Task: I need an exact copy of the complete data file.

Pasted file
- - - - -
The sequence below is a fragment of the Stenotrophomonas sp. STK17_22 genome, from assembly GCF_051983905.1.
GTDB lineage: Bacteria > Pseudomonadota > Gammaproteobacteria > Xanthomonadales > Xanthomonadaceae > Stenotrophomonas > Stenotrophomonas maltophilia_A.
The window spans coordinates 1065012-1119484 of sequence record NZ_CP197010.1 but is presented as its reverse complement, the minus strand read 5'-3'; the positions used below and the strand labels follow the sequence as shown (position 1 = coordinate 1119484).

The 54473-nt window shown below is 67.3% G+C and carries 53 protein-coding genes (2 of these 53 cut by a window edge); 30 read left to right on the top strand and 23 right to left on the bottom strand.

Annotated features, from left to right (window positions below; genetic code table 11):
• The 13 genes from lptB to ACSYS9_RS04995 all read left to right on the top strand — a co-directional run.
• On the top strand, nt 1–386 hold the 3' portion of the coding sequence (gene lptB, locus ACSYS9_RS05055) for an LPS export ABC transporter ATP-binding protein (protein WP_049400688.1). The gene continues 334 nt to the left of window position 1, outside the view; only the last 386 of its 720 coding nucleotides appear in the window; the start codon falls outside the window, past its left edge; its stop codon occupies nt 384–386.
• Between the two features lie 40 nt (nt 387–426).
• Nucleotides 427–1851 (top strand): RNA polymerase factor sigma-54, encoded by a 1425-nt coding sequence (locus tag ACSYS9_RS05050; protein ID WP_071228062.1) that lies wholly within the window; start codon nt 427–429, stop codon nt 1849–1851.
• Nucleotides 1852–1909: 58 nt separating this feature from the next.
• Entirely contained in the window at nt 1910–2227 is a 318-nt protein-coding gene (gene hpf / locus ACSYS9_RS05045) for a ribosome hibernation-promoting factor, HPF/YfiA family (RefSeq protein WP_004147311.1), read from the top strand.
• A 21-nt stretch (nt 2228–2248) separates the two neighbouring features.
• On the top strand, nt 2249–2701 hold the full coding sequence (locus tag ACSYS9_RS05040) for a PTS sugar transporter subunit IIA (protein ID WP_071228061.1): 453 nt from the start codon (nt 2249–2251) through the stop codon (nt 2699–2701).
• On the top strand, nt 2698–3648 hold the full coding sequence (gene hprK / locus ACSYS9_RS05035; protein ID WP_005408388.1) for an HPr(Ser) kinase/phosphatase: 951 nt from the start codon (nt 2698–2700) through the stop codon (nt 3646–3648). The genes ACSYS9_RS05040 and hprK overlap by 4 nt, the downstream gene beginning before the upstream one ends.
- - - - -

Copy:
The sequence below is a fragment of the Stenotrophomonas sp. STK17_22 genome, from assembly GCF_051983905.1.
GTDB lineage: Bacteria > Pseudomonadota > Gammaproteobacteria > Xanthomonadales > Xanthomonadaceae > Stenotrophomonas > Stenotrophomonas maltophilia_A.
The window spans coordinates 1065012-1119484 of sequence record NZ_CP197010.1 but is presented as its reverse complement, the minus strand read 5'-3'; the positions used below and the strand labels follow the sequence as shown (position 1 = coordinate 1119484).

The 54473-nt window shown below is 67.3% G+C and carries 53 protein-coding genes (2 of these 53 cut by a window edge); 30 read left to right on the top strand and 23 right to left on the bottom strand.

Annotated features, from left to right (window positions below; genetic code table 11):
• The 13 genes from lptB to ACSYS9_RS04995 all read left to right on the top strand — a co-directional run.
• On the top strand, nt 1–386 hold the 3' portion of the coding sequence (gene lptB, locus ACSYS9_RS05055) for an LPS export ABC transporter ATP-binding protein (protein WP_049400688.1). The gene continues 334 nt to the left of window position 1, outside the view; only the last 386 of its 720 coding nucleotides appear in the window; the start codon falls outside the window, past its left edge; its stop codon occupies nt 384–386.
• Between the two features lie 40 nt (nt 387–426).
• Nucleotides 427–1851 (top strand): RNA polymerase factor sigma-54, encoded by a 1425-nt coding sequence (locus tag ACSYS9_RS05050; protein ID WP_071228062.1) that lies wholly within the window; start codon nt 427–429, stop codon nt 1849–1851.
• Nucleotides 1852–1909: 58 nt separating this feature from the next.
• Entirely contained in the window at nt 1910–2227 is a 318-nt protein-coding gene (gene hpf / locus ACSYS9_RS05045) for a ribosome hibernation-promoting factor, HPF/YfiA family (RefSeq protein WP_004147311.1), read from the top strand.
• A 21-nt stretch (nt 2228–2248) separates the two neighbouring features.
• On the top strand, nt 2249–2701 hold the full coding sequence (locus tag ACSYS9_RS05040) for a PTS sugar transporter subunit IIA (protein ID WP_071228061.1): 453 nt from the start codon (nt 2249–2251) through the stop codon (nt 2699–2701).
• On the top strand, nt 2698–3648 hold the full coding sequence (gene hprK / locus ACSYS9_RS05035; protein ID WP_005408388.1) for an HPr(Ser) kinase/phosphatase: 951 nt from the start codon (nt 2698–2700) through the stop codon (nt 3646–3648). The genes ACSYS9_RS05040 and hprK overlap by 4 nt, the downstream gene beginning before the upstream one ends.